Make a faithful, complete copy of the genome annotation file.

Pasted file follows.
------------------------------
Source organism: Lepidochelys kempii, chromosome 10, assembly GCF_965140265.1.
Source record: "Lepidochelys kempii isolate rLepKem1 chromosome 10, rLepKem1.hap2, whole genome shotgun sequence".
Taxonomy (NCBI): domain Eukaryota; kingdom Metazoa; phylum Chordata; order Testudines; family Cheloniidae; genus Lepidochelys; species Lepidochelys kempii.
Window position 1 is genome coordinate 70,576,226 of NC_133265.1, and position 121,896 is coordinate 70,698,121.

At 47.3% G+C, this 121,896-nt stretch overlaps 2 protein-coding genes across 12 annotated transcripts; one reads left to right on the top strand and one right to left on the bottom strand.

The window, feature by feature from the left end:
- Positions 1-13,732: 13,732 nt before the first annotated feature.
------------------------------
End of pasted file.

Source organism: Lepidochelys kempii, chromosome 10, assembly GCF_965140265.1.
Source record: "Lepidochelys kempii isolate rLepKem1 chromosome 10, rLepKem1.hap2, whole genome shotgun sequence".
Taxonomy (NCBI): domain Eukaryota; kingdom Metazoa; phylum Chordata; order Testudines; family Cheloniidae; genus Lepidochelys; species Lepidochelys kempii.
Window position 1 is genome coordinate 70,576,226 of NC_133265.1, and position 121,896 is coordinate 70,698,121.

At 47.3% G+C, this 121,896-nt stretch overlaps 2 protein-coding genes across 12 annotated transcripts; one reads left to right on the top strand and one right to left on the bottom strand.

The window, feature by feature from the left end:
- Positions 1-13,732: 13,732 nt before the first annotated feature.